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Discussion Starter · #1 ·
"Contingency Plan" got me thinking, one of the replies cost someone $10, this one cost (got me) a case of brew. We had a hot shot know-it-all apprentice at the shop awhile back, who needed to be taken down a few pegs. Audio Stuff.

I have a single amplifier (2 channel - 150W per), that is stable to a 4 Ohm load. On a per channel basis, there are 4) 4 Ohm loudspeakers connected in parallel to each channel (tweet, mid, mid-bass, and Sub). There are no "active" or fancy electronics involved, just capacitors and inductors. The amplifier "sees" a 4 Ohm Load, and is not overheated. How or why is this possible?


(real system, in my '64 BTW)
 

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Ok, I'll play (beats working) but it's been several years since I opened the audio encyclopedia. 2 series, 2 parallel produce 4 ohms.
 

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The speakers are not in parallel if you are using crossovers (caps and inductors); they will have these components in series with them. The speakers are only going to see the frequency range the crossover is designed for, so you could say that the amp will see the impedance of the tweeter at frequencies above 10,000 hz, and the impedance of the midrange is only seen from 5000hz to 10000 hz, etc.
 

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Gene's got it. Because of the crossover, each driver only loads the amplifier over it's crossover operating frequency band. Then, the impedance of that particular driver-crossover combination increases over the rest of the audio band. The crossover becomes a high resistance outside of it's operating range, which increases the resistance "seen" by the amp.

As a simple example, at 50hz the amp only see's the sub as a load and at 10khz the amp only sees the tweeter as a load.

BTW, speakers are driven with AC signals and they present a complex load to the amp, not just a simple 4 ohm resistance. I'd also bet that there actually won't be very many points where the amp load actually equals 4 ohms. There will also be ranges where 2 drivers each present a higher impedance load to the amp.

Peter
 

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Discussion Starter · #7 ·
Gene gets a cookie!


He's correct. The load is frequency specific. With the proper crossover networks the amplifier will only see a 4 Ohm load at any given time.

Since music is a "dynamic" load there will be instances (xover point) where the load will become nearly a dead short, but they are so short in duration it's not a factor.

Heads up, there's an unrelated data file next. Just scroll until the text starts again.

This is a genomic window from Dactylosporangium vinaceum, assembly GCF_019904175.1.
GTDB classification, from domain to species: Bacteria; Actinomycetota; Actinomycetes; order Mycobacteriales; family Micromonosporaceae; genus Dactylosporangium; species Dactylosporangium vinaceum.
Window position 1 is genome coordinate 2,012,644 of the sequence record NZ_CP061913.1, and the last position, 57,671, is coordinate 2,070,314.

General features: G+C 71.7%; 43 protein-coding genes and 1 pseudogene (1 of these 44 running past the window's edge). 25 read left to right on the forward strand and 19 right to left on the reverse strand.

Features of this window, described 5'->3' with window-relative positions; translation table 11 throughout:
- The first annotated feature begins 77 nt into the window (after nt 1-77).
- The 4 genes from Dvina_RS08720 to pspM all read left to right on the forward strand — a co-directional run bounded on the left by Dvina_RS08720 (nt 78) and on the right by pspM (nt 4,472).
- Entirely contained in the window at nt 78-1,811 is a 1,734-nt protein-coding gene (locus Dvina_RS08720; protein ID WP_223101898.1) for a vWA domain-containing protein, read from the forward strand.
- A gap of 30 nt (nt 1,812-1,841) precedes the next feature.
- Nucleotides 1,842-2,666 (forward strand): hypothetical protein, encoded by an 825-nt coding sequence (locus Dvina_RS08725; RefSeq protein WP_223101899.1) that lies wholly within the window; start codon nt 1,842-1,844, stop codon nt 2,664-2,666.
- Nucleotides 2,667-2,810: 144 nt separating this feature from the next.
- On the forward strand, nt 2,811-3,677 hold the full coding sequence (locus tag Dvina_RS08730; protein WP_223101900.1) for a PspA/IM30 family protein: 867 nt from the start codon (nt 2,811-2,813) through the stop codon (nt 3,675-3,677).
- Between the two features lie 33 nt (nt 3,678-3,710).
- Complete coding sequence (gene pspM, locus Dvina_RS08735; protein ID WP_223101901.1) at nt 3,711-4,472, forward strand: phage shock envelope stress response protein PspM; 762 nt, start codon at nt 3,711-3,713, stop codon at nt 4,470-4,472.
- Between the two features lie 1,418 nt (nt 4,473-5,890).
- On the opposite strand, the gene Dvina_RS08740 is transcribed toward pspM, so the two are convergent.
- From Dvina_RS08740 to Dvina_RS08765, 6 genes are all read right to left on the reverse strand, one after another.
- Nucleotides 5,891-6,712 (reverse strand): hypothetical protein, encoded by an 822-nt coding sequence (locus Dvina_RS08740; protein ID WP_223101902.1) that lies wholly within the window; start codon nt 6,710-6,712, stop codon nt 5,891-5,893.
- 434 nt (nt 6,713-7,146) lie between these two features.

I had the HARDEST time explaining this to our self-appointed "super-tech" until I wired it up and used an adjustable freq. generator to prove that only 1 loudspeaker was playing at a given time at at given frequency.
 

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Damn! Didn't even get a chance to play!
 

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Would you mind providing the values of the caps used and are they in series or parallel with each speaker? I'm guessing they would be in series.

Also can you answer a question or two?

If a speaker is rated at 4 ohms impedance at what frequency is it 4 ohms, is there a standard frequency at which all speakers are rated or is it an average over the audio frequency range?
 

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Discussion Starter · #11 ·
The cap or inductor values vary depending on the frequency you're trying to pass or block and the nominal impedance of the driver. I'll dig around in my stuff and come up with a simple crossover 101 chart or something and post it in the future.

A loudspeaker's impedance is infinitely variable in operation, but measured sitting static the reading will be in the neighborhood of 4, 8, 16, or 40 Ohms (common values). The spec. sheet on "pro" stuff will give exact measurements and the conditions tested.
 

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Discussion Starter · #13 ·
At any given time there will be a moment in time (Ms) where the signal (music) is going to hit the point where one xover stops and another takes over. In other words the transitional period between highs and mids, or mids & bass, etc. This moment is so short in time that it isn't noticed audibly, but electrically it is an overload (two drivers "working" at the same time).

The slope (depth) of the x-over (6,12,18,24 db/octave) and the "Q" (width) will dictate how audible or in-audible (smoothness) these transitions will be.
 

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Ok, so it's not a short. If the crossover is properly designed it will be attenuating both drivers at the same time so that both present a load higher than 4 ohms. This means they won't present any more load then at any other point in the frequency spectrum.

The crossover isn't a sudden switch between drivers but a gradual transistion that could occur over 100's of hz or more.

Peter
 

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The reference frequency for speakers is 1khz unless it is too inefficiate at that frequency such as a sub or a tweeter. the generally accepted method is to read the impedance at frequency in the center of its active band. In ac circuits power is calculated by cosine of the phase angle in relation to the voltage and current. This is why a door bell transformer consumes no power until the door bell on the secondary side of the coil is rung. Ideally a crossover will be down 3db or half the power at the crossover frquency. effectively the two speakers should add together to alleveiate any noticible difference but no one could notice that anyway. Your answer is right as long as you use a coil in your crossover to keep the highs out of the lower drivers.
 
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